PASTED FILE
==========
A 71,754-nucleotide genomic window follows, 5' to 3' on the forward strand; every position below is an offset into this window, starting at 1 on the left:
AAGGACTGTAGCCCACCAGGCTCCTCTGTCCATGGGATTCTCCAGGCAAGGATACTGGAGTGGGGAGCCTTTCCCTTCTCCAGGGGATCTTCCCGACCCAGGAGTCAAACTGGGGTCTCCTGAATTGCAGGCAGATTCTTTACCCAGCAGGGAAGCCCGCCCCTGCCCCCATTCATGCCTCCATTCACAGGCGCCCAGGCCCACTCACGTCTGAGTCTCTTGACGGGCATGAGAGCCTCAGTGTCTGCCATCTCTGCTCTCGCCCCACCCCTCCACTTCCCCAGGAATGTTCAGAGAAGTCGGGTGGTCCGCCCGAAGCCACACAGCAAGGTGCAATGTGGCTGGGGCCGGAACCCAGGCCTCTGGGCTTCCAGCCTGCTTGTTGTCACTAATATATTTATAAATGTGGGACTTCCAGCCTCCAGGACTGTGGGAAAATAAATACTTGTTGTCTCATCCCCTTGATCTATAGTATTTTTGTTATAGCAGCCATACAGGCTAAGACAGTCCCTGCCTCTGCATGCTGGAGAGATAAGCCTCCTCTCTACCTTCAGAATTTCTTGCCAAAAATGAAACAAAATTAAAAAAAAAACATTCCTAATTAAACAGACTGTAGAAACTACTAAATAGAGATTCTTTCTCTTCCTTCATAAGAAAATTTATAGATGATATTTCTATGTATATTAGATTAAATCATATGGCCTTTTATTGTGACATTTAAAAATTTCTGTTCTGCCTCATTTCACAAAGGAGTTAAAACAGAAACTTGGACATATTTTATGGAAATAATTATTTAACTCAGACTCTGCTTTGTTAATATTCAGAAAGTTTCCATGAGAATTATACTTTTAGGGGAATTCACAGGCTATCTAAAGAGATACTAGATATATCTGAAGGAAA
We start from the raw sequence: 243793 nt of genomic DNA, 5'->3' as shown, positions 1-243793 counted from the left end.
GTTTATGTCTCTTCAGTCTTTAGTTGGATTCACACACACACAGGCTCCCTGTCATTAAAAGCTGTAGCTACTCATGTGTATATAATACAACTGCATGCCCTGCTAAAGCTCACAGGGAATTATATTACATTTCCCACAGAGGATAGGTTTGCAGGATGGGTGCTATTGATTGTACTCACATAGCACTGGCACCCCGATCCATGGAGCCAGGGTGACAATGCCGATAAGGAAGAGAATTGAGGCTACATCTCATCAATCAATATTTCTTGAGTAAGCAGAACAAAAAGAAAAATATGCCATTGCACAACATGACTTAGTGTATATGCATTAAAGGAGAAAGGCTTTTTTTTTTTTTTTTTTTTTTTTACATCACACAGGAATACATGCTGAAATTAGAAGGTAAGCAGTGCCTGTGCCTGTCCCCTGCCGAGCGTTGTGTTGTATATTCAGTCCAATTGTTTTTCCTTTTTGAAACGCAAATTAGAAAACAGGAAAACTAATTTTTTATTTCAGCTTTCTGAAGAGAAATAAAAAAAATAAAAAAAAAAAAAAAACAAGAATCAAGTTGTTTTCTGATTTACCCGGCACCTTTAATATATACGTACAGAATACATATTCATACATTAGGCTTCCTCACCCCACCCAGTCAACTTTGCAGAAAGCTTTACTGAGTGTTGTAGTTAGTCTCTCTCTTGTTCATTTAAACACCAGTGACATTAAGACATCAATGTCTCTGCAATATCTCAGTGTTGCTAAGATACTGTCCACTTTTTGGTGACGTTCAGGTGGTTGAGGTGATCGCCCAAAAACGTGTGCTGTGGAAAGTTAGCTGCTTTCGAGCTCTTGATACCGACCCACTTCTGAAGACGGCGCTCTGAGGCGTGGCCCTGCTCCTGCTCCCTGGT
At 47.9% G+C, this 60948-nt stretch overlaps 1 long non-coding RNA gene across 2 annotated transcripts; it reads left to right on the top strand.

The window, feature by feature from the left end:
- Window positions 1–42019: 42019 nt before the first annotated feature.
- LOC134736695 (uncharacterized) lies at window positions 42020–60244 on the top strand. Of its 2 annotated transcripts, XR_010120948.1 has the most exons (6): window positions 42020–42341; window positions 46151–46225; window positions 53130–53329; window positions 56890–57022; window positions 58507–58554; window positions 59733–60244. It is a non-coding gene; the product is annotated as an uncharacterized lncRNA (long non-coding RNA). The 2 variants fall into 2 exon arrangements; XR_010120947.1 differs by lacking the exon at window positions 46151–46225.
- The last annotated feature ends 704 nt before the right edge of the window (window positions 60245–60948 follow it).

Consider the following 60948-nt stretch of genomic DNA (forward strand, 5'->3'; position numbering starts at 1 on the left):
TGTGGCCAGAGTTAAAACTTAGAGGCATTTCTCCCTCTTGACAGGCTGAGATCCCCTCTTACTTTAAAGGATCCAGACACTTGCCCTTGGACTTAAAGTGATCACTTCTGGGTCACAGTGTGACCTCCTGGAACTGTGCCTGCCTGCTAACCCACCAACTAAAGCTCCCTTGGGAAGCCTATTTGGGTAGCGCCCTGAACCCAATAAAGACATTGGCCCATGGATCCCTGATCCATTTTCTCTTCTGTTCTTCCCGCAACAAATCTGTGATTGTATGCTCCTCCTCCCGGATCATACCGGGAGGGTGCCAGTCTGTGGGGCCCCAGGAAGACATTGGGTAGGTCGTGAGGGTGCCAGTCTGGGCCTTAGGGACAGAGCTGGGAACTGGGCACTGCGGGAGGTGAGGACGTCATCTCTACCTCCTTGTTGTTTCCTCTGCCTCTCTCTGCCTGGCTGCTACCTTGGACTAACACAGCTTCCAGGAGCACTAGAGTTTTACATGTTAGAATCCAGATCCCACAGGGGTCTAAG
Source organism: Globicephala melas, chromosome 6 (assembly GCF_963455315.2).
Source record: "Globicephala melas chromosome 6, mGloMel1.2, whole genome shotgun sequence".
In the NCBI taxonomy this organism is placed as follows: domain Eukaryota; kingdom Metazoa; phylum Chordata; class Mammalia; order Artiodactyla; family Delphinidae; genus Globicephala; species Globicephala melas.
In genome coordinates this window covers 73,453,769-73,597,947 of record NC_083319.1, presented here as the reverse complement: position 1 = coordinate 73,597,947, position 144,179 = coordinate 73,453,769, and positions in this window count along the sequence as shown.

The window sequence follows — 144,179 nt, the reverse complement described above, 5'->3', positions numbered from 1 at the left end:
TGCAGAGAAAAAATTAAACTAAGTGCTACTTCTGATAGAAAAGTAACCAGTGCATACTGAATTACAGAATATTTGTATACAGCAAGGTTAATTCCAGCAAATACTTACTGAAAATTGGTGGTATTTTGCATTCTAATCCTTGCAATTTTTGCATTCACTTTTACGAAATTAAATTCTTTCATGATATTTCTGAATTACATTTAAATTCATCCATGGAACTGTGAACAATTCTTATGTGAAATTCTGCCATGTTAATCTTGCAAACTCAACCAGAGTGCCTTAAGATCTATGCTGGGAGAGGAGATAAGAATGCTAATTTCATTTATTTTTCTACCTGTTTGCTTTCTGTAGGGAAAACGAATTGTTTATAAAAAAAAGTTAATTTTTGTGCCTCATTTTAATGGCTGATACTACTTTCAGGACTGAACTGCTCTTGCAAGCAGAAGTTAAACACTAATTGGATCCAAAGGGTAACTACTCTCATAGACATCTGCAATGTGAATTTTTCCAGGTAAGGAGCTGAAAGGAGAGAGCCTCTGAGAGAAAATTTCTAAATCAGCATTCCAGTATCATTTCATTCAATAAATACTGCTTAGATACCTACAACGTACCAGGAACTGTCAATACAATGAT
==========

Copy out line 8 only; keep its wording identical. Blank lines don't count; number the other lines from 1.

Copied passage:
- LOC134736695 (uncharacterized) lies at window positions 42020–60244 on the top strand. Of its 2 annotated transcripts, XR_010120948.1 has the most exons (6): window positions 42020–42341; window positions 46151–46225; window positions 53130–53329; window positions 56890–57022; window positions 58507–58554; window positions 59733–60244. It is a non-coding gene; the product is annotated as an uncharacterized lncRNA (long non-coding RNA). The 2 variants fall into 2 exon arrangements; XR_010120947.1 differs by lacking the exon at window positions 46151–46225.